When we first set out to bring all the operations together in Newburgh, friends warned that it would be impossible to do this work in America because we would not be able to find the skilled craftspeople. To a certain extent that has been true and was one of the main reasons that we set up the Thornwillow Institute to teach the necessary crafts, not just for our projects but to help ensure that the crafts survive. Mastering a craft doesn’t come quickly, it takes years to become good at your work. What is important to remember is that the journey is the destination. Where we are today is not where we will be tomorrow and when tomorrow comes, we will not be done. I think every artist and craftsperson regardless of their discipline knows this.
In this age of disposable and intangible communications, of virtual relationships and AI, something made by real people who have dedicated themselves to the pursuit of excellence and craft matters more than ever before. Whenever people are confronted with dehumanizing forces, there is a counter force to celebrate and appreciate what is human. It is the foundation for a modern day Arts and Crafts Movement that is essential to our identity. Craft is at the root of what makes us human. It gives livelihood, spirituality and purpose. Swimming against the current is both a challenge and an inspiring opportunity.
Is there a printing or title of which you are particularly proud?
My hope is when you look at a wall of Thornwillow books that together they are more than the sum of their parts. Over the years we have published history, new and classic fiction and poetry, facsimiles and new original artwork. One project that we have been immersed in over the last two years is our Centennial Edition of James Joyce’s Ulysses. This has been one of the most ambitious projects we have ever undertaken, and I am extremely proud of this monumental project. The next title that we have just started working on in the press room is the first ever fine press edition of Charlotte’s Web. Now, more than ever, I believe that children should be taught to appreciate and experience beautiful objects. It is essential that not everything in our children’s lives be digital.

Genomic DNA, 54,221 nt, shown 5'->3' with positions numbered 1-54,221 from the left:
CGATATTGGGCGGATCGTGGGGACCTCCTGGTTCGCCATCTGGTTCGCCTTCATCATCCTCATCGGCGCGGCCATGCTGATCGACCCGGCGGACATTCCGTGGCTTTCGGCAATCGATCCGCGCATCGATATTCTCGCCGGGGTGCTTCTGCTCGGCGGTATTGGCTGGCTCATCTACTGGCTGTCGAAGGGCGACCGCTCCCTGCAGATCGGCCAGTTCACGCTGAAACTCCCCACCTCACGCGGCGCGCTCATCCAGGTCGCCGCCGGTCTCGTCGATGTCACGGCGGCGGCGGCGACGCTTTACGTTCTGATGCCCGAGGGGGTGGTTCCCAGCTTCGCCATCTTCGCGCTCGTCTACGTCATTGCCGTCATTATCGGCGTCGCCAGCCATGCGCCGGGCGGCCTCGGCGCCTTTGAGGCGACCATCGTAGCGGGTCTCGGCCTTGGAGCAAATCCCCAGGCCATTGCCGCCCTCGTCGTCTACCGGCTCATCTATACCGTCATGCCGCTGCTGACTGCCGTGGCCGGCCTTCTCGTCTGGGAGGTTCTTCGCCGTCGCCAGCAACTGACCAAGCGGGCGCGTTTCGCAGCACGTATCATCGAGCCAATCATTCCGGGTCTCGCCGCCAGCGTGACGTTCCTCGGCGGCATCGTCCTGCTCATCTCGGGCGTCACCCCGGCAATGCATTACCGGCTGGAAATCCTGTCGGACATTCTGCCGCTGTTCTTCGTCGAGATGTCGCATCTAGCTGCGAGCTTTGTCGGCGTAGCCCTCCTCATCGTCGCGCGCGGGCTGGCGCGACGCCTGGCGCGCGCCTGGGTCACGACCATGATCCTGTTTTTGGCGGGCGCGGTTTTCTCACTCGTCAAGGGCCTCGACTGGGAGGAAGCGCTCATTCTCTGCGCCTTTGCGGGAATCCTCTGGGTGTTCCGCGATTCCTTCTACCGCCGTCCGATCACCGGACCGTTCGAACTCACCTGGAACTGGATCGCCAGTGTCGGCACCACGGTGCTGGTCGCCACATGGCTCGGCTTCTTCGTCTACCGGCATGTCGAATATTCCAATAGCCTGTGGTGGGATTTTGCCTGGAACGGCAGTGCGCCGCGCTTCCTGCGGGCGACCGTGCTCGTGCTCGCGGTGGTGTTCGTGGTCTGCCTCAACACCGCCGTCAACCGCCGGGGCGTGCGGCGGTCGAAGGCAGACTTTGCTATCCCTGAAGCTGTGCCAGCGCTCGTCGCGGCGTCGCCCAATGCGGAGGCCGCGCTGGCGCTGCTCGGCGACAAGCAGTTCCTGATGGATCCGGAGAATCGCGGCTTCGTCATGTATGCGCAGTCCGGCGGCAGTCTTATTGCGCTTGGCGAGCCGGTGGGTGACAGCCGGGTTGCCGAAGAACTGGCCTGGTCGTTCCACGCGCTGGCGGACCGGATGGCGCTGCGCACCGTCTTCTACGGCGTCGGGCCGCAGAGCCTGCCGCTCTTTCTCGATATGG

I am also particularly proud of the Thornwillow Dispatch, our monthly subscription box of fine printing. Every month subscribers receive a short publication along with a curated assortment of finely printed ephemera like broadsides, bookmarks and note cards). Some months are classic texts that we think are relevant today, and others are works by established current authors. A few times a year, we feature the work of a new emerging writer through the Thornwillow Patrons’ Prize, which we have been awarding in collaboration with NYFA for the last four years. The Dispatch is a gateway into the world of Thornwillow.
Any concluding thoughts?
The Thornwillow motto, which has been with the press almost since the beginning, remains at the root of our mission: Ars omnia tuetur. Art teaches and protects all.
[For information, www.thornwillow.com.]
5 Church Hill Road / Newtown, CT 06470
Mon - Fri / 8:00 am - 5:01 pm